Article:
It’s also a place where I learnt a great piece of mythology…
Tórur Rami intended to conquer Mykines and all of its wealth. He therefore went towards Mykines and went ashore at Borgaragjógv, eastwards of Mykines and walked westwards towards the village. Óli Rami then saw Tórur, heading towards him above the village and flew west towards what soon would be the Holm and which at that time was a part of Mykines. In an attempt to be safe, Óli asked for the Holm to be an island and so it became. But that fact was not enough to stop Tórur, who just jumped across Holm Gjogv. Now the to giants began to fight and the fight was very violent and took place at a place, which now is called “í Traðki”. Óli got the upper hand and was close to kill Tórur. But Tórur now asked for mercy and promised Óli three gifts, which should come to Mykines every year, if Óli would spare his life.
The gifts were a whale, which every year should strand at Hválagjógv, a piece of timber, which should strand at Viðarhelli and a special bird, the gannet, which should settle down at the Holm. But there was one condition; none of these gifts should ever be sneered at. If the Mykines people did so, the gifts would disappear. Óli accepted the conditions and spared Tórur’s life.
They so agreed and both settled down on Mykines and are said to both be buried on Mykines close to where the Memorial now is standing.
But the story continues. The people of Mykines criticized the gifts. They were unsatisfied with the whale, which had only one eye and which gave them a bad stomach. And also the timber wasn’t good enough, it was awry. From then on neither a whale nor a piece of timber came ashore. But with this experience in mind, no citizen from Mykines dares criticize the gannet, as they say, “Súlan er goð”, the gannet is just fine.
After a lazy start to our morning, we headed out of Tórshavn on a bus to Søvagur to catch the ferry over to Mykines.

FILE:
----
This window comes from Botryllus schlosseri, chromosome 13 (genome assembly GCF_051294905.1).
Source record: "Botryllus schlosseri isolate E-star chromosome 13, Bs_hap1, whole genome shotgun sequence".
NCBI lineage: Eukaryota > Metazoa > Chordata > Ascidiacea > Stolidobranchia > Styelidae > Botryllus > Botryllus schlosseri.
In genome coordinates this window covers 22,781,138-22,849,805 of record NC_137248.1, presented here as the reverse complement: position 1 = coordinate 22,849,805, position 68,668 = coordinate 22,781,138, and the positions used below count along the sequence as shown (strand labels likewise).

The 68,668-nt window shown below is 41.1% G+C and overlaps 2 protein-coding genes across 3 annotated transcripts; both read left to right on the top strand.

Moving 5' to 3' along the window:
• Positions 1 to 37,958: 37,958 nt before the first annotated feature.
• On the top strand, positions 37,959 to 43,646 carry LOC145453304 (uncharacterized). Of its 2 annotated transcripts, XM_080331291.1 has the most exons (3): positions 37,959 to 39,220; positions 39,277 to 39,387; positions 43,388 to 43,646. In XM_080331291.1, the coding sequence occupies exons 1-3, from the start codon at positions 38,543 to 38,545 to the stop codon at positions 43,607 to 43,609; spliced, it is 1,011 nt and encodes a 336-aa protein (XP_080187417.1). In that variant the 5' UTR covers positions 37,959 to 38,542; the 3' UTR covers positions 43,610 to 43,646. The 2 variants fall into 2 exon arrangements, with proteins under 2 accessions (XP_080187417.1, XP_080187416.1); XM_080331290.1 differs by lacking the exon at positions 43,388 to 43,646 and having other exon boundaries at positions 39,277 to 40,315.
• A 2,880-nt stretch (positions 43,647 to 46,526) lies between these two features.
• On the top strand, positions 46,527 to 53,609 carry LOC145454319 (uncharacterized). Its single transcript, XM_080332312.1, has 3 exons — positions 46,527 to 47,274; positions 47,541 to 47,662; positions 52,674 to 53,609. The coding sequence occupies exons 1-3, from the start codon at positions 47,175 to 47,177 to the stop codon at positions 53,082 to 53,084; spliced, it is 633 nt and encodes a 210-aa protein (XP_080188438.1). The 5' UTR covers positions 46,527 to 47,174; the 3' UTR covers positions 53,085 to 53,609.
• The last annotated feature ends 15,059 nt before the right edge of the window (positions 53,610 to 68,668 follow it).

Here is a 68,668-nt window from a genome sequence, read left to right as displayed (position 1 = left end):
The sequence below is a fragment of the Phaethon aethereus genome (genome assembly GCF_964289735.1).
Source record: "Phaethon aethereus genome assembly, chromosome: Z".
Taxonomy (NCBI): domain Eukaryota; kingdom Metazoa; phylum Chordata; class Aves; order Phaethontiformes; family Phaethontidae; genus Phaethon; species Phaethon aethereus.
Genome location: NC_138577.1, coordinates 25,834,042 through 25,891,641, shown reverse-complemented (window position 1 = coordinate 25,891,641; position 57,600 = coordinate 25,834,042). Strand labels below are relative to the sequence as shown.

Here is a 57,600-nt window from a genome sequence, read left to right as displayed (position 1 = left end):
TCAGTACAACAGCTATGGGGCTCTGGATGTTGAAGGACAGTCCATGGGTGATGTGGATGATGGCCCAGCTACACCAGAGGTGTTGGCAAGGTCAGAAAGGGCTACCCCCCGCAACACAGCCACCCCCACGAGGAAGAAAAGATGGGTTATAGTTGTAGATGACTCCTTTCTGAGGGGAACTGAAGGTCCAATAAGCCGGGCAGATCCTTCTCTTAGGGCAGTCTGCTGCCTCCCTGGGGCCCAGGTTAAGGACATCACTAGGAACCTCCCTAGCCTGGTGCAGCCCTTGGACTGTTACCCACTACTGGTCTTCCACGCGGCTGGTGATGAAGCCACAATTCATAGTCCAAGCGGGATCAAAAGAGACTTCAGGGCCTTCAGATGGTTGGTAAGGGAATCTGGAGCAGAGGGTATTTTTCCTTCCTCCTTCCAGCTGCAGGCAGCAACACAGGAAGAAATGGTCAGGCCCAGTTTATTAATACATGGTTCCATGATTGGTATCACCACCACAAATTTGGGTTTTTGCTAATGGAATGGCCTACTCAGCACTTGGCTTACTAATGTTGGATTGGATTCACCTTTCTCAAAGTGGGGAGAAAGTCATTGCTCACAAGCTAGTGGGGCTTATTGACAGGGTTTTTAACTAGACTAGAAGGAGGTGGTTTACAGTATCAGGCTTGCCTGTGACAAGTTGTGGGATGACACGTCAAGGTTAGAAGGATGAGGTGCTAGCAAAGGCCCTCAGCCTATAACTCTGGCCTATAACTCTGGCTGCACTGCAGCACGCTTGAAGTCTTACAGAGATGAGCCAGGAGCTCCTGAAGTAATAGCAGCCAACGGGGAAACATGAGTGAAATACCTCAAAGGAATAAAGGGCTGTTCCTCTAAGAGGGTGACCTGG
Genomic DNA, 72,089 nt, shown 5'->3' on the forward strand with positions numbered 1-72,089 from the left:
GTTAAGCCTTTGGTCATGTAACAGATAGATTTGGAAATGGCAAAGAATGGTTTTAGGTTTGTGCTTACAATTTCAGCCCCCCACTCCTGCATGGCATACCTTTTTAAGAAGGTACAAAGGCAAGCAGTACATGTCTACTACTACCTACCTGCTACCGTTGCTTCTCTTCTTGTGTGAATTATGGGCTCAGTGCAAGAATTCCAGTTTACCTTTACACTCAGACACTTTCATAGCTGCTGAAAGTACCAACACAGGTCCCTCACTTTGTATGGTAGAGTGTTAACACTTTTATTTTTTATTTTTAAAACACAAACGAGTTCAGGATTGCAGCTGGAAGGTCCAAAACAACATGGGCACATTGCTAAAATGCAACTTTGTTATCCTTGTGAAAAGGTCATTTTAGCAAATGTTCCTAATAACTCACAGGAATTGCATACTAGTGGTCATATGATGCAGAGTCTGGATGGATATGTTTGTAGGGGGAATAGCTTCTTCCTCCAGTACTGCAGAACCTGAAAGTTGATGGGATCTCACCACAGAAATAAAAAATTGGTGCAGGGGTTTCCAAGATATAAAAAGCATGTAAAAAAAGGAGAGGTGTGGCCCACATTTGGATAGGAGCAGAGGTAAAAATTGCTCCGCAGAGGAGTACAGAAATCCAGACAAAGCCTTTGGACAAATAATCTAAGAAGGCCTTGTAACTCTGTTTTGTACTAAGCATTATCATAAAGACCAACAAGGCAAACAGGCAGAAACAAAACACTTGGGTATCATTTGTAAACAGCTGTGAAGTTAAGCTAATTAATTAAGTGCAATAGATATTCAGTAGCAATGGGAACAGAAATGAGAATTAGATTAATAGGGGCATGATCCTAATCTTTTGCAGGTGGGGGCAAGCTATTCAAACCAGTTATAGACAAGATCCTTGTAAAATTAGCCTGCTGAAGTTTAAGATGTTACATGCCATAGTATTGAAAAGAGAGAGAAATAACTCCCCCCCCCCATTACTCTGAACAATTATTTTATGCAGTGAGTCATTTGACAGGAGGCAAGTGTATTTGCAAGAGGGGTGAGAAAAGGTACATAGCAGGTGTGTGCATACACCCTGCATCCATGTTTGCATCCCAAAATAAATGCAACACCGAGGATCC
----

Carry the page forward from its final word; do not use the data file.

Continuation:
Søvagur was a pretty little town, with a beautiful harbour… with plenty of rusty metal inspiration for me to photograph!
Boobs… hmhm, okay immature… shush!!!
All aboard the ferry we go!! It was a lovely ride over, pretty smooth, and wonderfully sunny for most of the way. Our first taste at being out on the water…
Panoramas pinched from Naomi J. Falk
And into the harbour we go!
Although I took this photo later on when I went for my walk, I include it now because I want to show you the harbour contraption they had going on. Like many of the islands, Mykines is surrounded by cliff faces… so how does one get a boat/heavy luggage up and down the cliffs? build a pulley system on tracks to pull it up and down! Brilliant. I include this mostly for my Dad as it’s the kind of clever and simple mechanism he’d like… so, if you’re reading this, you big weirdo, enjoy!!
After setting ourselves up in the yellow house, and having a little dinner, I went for a wee walk around the town, and then down to the harbour to see what I could see.
My first puffin sighting!!! And many more to come tomorrow…
I fly away to Vágar on Friday morning to start my journey with the Clipperton Project around the Faroe Islands for just under 4 weeks.
Why? I hear you ask… well…
I’ve talked a little bit about The Clipperton Project before… but that was a long time ago! So, Ill remind you…
This is The Clipperton Project’s Mission Statement…
“The Clipperton Project began as an idea in 2010. Now in its sixth year we are an independent, not-for-profit organisation that navigates a global programme made up of journeys, residencies, exhibitions, exchanges, workshops, talks, festivals, symposia, and much more; using exploration to energise and empower active citizens.